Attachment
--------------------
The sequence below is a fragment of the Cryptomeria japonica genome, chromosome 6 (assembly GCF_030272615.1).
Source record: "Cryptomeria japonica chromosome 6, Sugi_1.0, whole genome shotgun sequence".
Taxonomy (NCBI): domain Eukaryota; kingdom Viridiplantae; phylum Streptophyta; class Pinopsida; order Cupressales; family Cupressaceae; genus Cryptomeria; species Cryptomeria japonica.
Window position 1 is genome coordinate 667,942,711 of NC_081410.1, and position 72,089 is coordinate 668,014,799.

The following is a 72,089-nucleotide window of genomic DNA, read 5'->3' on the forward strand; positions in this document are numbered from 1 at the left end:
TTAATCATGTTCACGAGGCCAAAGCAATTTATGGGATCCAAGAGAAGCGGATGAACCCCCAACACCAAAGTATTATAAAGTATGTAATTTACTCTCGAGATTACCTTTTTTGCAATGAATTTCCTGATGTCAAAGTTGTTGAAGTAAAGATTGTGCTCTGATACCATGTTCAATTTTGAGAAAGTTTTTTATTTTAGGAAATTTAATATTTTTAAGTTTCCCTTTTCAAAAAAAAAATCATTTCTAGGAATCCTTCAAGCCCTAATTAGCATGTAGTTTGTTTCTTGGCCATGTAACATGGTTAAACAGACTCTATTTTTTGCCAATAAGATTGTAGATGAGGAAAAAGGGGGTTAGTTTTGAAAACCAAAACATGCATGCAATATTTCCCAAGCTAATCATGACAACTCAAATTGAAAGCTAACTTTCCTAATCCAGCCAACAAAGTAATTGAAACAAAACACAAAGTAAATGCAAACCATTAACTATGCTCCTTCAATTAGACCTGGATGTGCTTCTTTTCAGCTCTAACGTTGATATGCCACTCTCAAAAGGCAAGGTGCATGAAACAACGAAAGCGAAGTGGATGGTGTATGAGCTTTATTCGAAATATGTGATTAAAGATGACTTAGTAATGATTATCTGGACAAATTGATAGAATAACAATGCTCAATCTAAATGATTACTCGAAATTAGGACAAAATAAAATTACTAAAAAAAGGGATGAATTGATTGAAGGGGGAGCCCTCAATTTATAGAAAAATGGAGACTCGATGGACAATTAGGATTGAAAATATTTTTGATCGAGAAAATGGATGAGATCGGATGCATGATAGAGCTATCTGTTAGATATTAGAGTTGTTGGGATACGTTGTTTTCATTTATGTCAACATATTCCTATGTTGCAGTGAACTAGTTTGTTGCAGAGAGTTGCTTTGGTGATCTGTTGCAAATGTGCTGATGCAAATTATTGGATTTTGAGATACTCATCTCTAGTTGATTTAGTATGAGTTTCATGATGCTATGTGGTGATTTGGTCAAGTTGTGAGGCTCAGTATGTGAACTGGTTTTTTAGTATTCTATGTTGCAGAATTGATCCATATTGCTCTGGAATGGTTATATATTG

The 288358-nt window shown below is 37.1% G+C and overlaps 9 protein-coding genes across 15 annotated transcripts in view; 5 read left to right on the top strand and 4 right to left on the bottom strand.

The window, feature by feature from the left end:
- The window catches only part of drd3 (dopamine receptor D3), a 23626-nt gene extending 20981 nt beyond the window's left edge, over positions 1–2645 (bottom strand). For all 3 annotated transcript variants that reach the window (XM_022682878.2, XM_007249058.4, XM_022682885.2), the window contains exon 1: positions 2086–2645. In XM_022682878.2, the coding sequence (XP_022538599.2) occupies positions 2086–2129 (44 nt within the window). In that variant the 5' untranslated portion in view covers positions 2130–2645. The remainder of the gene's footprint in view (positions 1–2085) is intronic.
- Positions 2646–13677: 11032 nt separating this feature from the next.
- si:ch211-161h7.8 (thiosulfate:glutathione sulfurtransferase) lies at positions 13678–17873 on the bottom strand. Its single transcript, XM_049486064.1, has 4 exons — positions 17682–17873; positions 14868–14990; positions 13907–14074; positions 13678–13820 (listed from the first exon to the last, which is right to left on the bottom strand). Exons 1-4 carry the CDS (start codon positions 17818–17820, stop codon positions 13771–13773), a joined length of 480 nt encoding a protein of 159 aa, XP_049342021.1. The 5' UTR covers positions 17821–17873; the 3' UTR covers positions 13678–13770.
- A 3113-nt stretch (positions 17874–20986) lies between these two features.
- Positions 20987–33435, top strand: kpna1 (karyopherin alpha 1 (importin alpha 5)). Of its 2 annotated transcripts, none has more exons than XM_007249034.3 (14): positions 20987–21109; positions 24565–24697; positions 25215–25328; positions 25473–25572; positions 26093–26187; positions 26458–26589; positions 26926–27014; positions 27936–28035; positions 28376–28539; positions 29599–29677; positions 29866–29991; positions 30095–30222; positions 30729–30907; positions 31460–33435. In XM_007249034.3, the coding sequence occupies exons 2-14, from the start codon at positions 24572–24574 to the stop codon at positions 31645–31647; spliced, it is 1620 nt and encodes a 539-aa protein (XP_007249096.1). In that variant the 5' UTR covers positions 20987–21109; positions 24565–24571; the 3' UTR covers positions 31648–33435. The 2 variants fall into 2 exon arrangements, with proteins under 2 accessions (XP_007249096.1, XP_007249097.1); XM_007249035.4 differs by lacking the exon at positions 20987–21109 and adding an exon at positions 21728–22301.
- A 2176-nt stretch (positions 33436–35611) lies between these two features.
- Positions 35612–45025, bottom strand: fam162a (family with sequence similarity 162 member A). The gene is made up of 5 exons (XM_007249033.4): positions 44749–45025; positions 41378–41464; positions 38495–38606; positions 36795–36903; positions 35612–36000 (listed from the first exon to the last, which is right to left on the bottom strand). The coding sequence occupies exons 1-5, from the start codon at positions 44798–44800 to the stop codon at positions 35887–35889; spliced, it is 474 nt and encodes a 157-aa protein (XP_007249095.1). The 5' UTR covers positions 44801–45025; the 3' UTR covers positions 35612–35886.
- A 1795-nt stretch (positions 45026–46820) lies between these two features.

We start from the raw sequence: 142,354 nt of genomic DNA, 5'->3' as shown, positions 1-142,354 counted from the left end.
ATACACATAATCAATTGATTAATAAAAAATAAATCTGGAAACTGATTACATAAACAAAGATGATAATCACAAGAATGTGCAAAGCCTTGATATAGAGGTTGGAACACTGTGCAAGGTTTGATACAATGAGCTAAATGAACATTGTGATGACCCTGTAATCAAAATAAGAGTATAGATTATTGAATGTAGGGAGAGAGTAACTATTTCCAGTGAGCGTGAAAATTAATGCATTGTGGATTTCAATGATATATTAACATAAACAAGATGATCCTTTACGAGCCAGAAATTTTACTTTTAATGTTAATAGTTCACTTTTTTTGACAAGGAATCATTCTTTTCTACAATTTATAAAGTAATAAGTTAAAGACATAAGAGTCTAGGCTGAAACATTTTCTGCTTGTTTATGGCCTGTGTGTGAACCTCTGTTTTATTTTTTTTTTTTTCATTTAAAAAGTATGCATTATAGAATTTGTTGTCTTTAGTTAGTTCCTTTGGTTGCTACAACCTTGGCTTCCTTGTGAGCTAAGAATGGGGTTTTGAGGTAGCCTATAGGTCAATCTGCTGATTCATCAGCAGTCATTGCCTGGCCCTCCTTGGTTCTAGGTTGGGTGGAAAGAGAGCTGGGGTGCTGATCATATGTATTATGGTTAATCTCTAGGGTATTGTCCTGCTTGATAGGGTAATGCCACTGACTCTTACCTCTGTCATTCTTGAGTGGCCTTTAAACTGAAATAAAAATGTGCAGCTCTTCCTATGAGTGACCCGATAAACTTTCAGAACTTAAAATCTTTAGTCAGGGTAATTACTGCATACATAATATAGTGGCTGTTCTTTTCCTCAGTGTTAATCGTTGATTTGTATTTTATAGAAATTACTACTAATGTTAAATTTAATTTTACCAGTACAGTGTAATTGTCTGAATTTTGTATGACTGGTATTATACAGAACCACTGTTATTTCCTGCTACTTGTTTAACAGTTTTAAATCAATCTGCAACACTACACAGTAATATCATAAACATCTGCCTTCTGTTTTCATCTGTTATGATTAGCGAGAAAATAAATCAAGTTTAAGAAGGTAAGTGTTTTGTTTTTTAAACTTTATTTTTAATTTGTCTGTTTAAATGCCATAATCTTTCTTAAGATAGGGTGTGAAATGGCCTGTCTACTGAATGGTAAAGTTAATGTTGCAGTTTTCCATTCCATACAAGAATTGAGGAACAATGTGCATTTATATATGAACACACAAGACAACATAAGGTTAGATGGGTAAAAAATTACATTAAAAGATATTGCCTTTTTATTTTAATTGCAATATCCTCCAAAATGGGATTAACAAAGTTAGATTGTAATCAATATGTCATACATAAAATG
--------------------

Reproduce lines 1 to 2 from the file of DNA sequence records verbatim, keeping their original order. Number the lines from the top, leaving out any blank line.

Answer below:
The sequence below is a fragment of the Cryptomeria japonica genome, chromosome 6 (assembly GCF_030272615.1).
Source record: "Cryptomeria japonica chromosome 6, Sugi_1.0, whole genome shotgun sequence".